According to ATTOM’s Q2 2022 U.S. Home Flipping Report, 115,198 single-family houses and condos were flipped in the second quarter, representing 8.2% of all home sales in Q2, or one in 12 transactions. That total was down from 9.7%, or one in every 10 home sales, in the nation during Q1 of 2022, but still up from 5.3%, or one in 19 sales, in Q2 of 2021.
The Report noted that despite the quarter-over-quarter decline, the home-flipping rate during Q2 still stood as the third-highest level since 2000, below the high point registered in Q1 of 2022.
"The second quarter was another strong showing for fix-and-flip investors. The total number of properties flipped was the second-highest total we've recorded in the past 22 years, and the median sales price of a flipped property—$328,000—was the highest ever," said Rick Sharga, EVP of Market Intelligence for ATTOM. "The big question is whether the fix-and-flip market will begin to lose steam as overall home sales have declined dramatically over the past few months, and the cost of financing has virtually doubled over the past year."
ATTOM reported that the gross profit on typical flip transactions (the difference between the median purchase price paid by investors and the median resale price) hit $73,700 in Q2, up 10% from $67,000 in Q1 of 2022, and up 10.1% from $66,944 in Q2 of 2021. Typical profit margins, meanwhile, rose during Q2 of 2022, this after six consecutive periods when they had fallen or virtually remained the same. The typical gross-flipping profit of $73,700 in Q2 of 2022 translated into a 29% return-on-investment (ROI) compared to the original acquisition price. While that remained down from 33% a year earlier–and far below the peak of 53.1% this century, which hit in 2016–the latest margin was up from 25.8% in Q1 of 2022.
In Q2 of 2022, the typical resale price on flipped homes reached another all-time high of $328,000—up slightly from $327,000 in Q1 of 2022, and 21.5% from $270,000 reported in 2021. The quarterly gain was better than the 2% decline in prices that investors were seeing when they originally bought their properties. The price-change gap between buying and selling resulted in profit margins going up from the first to the second quarter of 2022.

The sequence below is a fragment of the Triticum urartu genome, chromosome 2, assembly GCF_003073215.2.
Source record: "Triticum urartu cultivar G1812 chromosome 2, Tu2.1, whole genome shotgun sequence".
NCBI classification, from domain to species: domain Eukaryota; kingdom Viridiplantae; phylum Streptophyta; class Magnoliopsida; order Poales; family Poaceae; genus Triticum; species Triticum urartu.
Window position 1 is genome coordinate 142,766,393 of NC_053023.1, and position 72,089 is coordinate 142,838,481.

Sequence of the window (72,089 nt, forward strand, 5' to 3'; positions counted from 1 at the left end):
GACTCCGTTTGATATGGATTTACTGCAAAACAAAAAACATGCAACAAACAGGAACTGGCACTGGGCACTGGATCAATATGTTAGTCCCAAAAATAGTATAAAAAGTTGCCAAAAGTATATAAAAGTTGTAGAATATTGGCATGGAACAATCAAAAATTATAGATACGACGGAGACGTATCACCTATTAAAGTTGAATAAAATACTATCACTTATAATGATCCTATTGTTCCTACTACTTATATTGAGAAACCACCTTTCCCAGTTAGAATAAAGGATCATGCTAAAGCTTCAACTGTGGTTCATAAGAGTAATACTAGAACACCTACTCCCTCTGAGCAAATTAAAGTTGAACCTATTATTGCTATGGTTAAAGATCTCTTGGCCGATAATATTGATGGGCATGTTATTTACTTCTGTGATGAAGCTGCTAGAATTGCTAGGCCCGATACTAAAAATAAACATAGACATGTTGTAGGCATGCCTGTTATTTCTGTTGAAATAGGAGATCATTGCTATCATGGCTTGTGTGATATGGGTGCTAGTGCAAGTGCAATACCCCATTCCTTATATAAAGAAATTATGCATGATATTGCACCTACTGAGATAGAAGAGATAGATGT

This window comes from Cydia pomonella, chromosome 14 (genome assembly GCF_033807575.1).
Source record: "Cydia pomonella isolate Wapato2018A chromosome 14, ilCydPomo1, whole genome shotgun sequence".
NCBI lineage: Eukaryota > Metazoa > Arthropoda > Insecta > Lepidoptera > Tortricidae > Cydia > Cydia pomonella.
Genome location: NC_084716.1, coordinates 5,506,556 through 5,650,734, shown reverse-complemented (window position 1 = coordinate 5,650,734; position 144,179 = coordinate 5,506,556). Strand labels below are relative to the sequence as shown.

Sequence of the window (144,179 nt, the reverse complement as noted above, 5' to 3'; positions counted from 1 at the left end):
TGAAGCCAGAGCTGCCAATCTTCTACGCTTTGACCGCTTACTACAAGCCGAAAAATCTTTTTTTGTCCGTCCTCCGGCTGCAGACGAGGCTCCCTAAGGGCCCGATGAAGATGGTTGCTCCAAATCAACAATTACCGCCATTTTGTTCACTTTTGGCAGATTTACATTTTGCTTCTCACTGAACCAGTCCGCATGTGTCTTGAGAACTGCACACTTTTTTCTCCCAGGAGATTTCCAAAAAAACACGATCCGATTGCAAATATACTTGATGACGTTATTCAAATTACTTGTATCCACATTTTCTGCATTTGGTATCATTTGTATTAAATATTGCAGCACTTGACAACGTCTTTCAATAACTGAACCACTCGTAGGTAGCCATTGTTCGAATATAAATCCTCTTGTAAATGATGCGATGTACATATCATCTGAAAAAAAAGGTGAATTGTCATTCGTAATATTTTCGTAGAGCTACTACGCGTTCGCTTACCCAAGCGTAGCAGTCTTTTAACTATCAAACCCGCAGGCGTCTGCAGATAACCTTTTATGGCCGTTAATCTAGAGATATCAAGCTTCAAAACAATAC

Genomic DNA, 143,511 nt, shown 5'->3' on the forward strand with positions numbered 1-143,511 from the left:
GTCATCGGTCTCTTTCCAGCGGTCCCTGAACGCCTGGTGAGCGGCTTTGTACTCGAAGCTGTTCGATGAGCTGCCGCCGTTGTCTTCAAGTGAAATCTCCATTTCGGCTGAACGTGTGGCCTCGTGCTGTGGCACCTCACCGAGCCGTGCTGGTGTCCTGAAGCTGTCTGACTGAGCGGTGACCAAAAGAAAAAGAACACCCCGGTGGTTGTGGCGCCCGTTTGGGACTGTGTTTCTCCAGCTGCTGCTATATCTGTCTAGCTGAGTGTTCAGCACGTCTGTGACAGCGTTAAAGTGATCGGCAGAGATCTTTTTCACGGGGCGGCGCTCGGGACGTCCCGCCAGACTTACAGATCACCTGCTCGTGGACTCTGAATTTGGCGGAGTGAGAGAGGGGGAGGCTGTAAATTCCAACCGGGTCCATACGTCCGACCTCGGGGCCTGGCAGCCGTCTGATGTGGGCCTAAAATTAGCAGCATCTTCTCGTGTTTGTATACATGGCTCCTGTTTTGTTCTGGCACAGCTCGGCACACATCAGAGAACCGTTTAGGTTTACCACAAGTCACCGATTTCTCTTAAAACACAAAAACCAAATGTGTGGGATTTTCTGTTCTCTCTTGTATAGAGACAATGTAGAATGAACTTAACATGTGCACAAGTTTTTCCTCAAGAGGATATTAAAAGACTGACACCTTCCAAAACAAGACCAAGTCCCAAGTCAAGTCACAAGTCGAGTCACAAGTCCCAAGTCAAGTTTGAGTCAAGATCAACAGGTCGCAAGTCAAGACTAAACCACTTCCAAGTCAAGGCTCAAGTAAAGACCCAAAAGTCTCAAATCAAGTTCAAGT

Home flips as a portion of all home sales decreased from Q1 of 2022 to Q2 of 2022 in 161 of the 202 metropolitan statistical areas around the U.S. analyzed by ATTOM (80%). Among those metros, the largest flipping rates during Q2 of 2022 were found in the southern U.S. states of:
- Tucson, Arizona, where flips comprised 14.5% of all home sales;
- Phoenix, Arizona, where flips comprised 14.1% of all home sales;
- Jacksonville, Florida, where flips comprised 13.8% of all home sales;
- Atlanta, Georgia, where flips comprised 13.6% of all home sales; and
- Gainesville, Georgia, where flips comprised 13.5% of all home sales.
On the other side of the coin, the states recording the smallest home-flipping rates among metro areas analyzed in Q2 were concentrated in the Western portion of the nation with:
- Honolulu, Hawaii, where flips comprised 1.7% of all home sales;
- Hilo, Hawaii, where flips comprised 3.1% of all home sales;
- Wichita, Kansas, where flips comprised 3.5% of all home sales;
- Bremerton, Washington, where flips comprised 4% of all home sales; and
- Seattle, Washington, where flips comprised 4.3% of all home sales.
"Fix-and-flip activity is mirroring overall housing market trends, with much of the activity, and the highest returns largely coming from the West and Southeast," Sharga noted. "In fact, even though the highest gross profits came from the most expensive states, 14 of the 18 states where flips accounted for a higher percentage of overall home sales than the national average were in the South, Southeast, and Western states."
Click here to view more on ATTOM’s Q2 2022 U.S. Home Flipping Report.